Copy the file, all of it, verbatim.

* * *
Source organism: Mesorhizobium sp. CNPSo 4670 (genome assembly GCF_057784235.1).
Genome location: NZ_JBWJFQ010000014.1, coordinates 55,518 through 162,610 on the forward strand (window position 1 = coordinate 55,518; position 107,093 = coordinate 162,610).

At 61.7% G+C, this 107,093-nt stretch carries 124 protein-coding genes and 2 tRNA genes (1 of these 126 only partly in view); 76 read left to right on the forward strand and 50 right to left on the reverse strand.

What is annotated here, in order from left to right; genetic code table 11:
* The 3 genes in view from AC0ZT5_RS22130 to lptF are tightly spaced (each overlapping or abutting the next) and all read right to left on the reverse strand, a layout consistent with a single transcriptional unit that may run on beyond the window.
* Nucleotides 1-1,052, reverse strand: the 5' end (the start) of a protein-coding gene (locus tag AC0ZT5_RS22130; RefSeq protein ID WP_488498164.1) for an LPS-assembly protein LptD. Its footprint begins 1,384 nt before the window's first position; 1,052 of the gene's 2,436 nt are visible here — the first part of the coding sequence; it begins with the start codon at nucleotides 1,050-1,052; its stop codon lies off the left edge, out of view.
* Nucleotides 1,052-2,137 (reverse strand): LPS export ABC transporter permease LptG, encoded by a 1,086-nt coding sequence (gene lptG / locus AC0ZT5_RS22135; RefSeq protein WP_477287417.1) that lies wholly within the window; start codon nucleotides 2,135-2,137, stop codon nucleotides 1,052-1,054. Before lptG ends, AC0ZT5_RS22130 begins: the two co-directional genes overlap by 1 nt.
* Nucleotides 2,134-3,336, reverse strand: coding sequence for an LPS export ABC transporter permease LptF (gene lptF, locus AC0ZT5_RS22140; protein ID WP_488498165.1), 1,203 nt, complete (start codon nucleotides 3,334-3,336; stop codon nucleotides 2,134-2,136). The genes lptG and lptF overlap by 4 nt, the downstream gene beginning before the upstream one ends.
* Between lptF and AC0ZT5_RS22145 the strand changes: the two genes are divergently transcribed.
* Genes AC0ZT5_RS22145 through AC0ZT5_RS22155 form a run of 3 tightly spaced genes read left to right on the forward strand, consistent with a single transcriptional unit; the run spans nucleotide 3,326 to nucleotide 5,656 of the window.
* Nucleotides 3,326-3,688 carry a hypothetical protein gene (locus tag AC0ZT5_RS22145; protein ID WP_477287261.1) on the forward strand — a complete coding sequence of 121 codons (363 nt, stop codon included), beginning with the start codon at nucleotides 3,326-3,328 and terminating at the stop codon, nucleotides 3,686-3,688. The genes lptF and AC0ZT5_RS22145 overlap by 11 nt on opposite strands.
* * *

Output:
Source organism: Mesorhizobium sp. CNPSo 4670 (genome assembly GCF_057784235.1).
Genome location: NZ_JBWJFQ010000014.1, coordinates 55,518 through 162,610 on the forward strand (window position 1 = coordinate 55,518; position 107,093 = coordinate 162,610).

At 61.7% G+C, this 107,093-nt stretch carries 124 protein-coding genes and 2 tRNA genes (1 of these 126 only partly in view); 76 read left to right on the forward strand and 50 right to left on the reverse strand.

What is annotated here, in order from left to right; genetic code table 11:
* The 3 genes in view from AC0ZT5_RS22130 to lptF are tightly spaced (each overlapping or abutting the next) and all read right to left on the reverse strand, a layout consistent with a single transcriptional unit that may run on beyond the window.
* Nucleotides 1-1,052, reverse strand: the 5' end (the start) of a protein-coding gene (locus tag AC0ZT5_RS22130; RefSeq protein ID WP_488498164.1) for an LPS-assembly protein LptD. Its footprint begins 1,384 nt before the window's first position; 1,052 of the gene's 2,436 nt are visible here — the first part of the coding sequence; it begins with the start codon at nucleotides 1,050-1,052; its stop codon lies off the left edge, out of view.
* Nucleotides 1,052-2,137 (reverse strand): LPS export ABC transporter permease LptG, encoded by a 1,086-nt coding sequence (gene lptG / locus AC0ZT5_RS22135; RefSeq protein WP_477287417.1) that lies wholly within the window; start codon nucleotides 2,135-2,137, stop codon nucleotides 1,052-1,054. Before lptG ends, AC0ZT5_RS22130 begins: the two co-directional genes overlap by 1 nt.
* Nucleotides 2,134-3,336, reverse strand: coding sequence for an LPS export ABC transporter permease LptF (gene lptF, locus AC0ZT5_RS22140; protein ID WP_488498165.1), 1,203 nt, complete (start codon nucleotides 3,334-3,336; stop codon nucleotides 2,134-2,136). The genes lptG and lptF overlap by 4 nt, the downstream gene beginning before the upstream one ends.
* Between lptF and AC0ZT5_RS22145 the strand changes: the two genes are divergently transcribed.
* Genes AC0ZT5_RS22145 through AC0ZT5_RS22155 form a run of 3 tightly spaced genes read left to right on the forward strand, consistent with a single transcriptional unit; the run spans nucleotide 3,326 to nucleotide 5,656 of the window.
* Nucleotides 3,326-3,688 carry a hypothetical protein gene (locus tag AC0ZT5_RS22145; protein ID WP_477287261.1) on the forward strand — a complete coding sequence of 121 codons (363 nt, stop codon included), beginning with the start codon at nucleotides 3,326-3,328 and terminating at the stop codon, nucleotides 3,686-3,688. The genes lptF and AC0ZT5_RS22145 overlap by 11 nt on opposite strands.